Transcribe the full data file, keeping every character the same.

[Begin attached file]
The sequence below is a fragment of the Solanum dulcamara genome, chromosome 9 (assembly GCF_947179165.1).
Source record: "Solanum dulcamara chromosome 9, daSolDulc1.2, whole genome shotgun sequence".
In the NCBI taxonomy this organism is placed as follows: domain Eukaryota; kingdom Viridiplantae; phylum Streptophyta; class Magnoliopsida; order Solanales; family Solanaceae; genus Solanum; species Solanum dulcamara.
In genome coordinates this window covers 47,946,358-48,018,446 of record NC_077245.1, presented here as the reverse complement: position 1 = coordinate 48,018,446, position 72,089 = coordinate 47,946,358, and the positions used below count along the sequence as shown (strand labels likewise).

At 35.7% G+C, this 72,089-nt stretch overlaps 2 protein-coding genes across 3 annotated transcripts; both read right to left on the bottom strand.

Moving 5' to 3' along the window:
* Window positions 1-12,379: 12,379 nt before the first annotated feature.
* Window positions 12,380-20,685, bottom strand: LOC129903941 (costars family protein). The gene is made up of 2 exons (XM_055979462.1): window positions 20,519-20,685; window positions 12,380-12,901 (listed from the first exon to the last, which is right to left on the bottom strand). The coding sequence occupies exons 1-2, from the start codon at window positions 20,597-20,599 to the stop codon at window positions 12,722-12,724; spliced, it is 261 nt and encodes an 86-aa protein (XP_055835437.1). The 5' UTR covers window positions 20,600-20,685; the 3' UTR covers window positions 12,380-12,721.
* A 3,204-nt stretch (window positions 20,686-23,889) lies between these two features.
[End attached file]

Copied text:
The sequence below is a fragment of the Solanum dulcamara genome, chromosome 9 (assembly GCF_947179165.1).
Source record: "Solanum dulcamara chromosome 9, daSolDulc1.2, whole genome shotgun sequence".
In the NCBI taxonomy this organism is placed as follows: domain Eukaryota; kingdom Viridiplantae; phylum Streptophyta; class Magnoliopsida; order Solanales; family Solanaceae; genus Solanum; species Solanum dulcamara.
In genome coordinates this window covers 47,946,358-48,018,446 of record NC_077245.1, presented here as the reverse complement: position 1 = coordinate 48,018,446, position 72,089 = coordinate 47,946,358, and the positions used below count along the sequence as shown (strand labels likewise).

At 35.7% G+C, this 72,089-nt stretch overlaps 2 protein-coding genes across 3 annotated transcripts; both read right to left on the bottom strand.

Moving 5' to 3' along the window:
* Window positions 1-12,379: 12,379 nt before the first annotated feature.
* Window positions 12,380-20,685, bottom strand: LOC129903941 (costars family protein). The gene is made up of 2 exons (XM_055979462.1): window positions 20,519-20,685; window positions 12,380-12,901 (listed from the first exon to the last, which is right to left on the bottom strand). The coding sequence occupies exons 1-2, from the start codon at window positions 20,597-20,599 to the stop codon at window positions 12,722-12,724; spliced, it is 261 nt and encodes an 86-aa protein (XP_055835437.1). The 5' UTR covers window positions 20,600-20,685; the 3' UTR covers window positions 12,380-12,721.
* A 3,204-nt stretch (window positions 20,686-23,889) lies between these two features.